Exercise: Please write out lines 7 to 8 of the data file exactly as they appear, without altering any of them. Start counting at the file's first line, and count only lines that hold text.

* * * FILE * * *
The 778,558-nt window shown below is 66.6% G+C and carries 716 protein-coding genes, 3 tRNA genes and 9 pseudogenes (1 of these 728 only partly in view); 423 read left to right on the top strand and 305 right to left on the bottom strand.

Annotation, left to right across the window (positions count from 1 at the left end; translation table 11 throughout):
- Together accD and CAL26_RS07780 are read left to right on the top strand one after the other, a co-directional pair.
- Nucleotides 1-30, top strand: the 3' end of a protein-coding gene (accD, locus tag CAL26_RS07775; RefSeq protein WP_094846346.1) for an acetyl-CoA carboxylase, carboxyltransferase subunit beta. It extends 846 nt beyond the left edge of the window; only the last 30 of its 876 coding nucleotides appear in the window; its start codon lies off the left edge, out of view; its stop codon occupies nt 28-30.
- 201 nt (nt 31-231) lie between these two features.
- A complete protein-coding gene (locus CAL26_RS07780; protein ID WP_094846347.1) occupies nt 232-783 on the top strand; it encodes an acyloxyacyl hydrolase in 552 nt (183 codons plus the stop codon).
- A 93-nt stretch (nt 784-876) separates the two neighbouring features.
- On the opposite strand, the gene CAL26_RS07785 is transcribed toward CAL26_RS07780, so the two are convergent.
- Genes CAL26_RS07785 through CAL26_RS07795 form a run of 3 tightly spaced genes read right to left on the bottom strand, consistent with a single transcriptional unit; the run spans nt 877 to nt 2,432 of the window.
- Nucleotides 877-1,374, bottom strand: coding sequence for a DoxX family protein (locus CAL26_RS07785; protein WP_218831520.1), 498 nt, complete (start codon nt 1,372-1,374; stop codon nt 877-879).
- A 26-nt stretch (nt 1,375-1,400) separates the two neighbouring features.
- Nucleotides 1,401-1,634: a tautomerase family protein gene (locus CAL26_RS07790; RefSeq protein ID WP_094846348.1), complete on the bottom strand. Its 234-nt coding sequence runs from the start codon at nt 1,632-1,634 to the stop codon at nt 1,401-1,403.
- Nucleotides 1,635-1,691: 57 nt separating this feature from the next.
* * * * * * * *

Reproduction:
- A 93-nt stretch (nt 784-876) separates the two neighbouring features.
- On the opposite strand, the gene CAL26_RS07785 is transcribed toward CAL26_RS07780, so the two are convergent.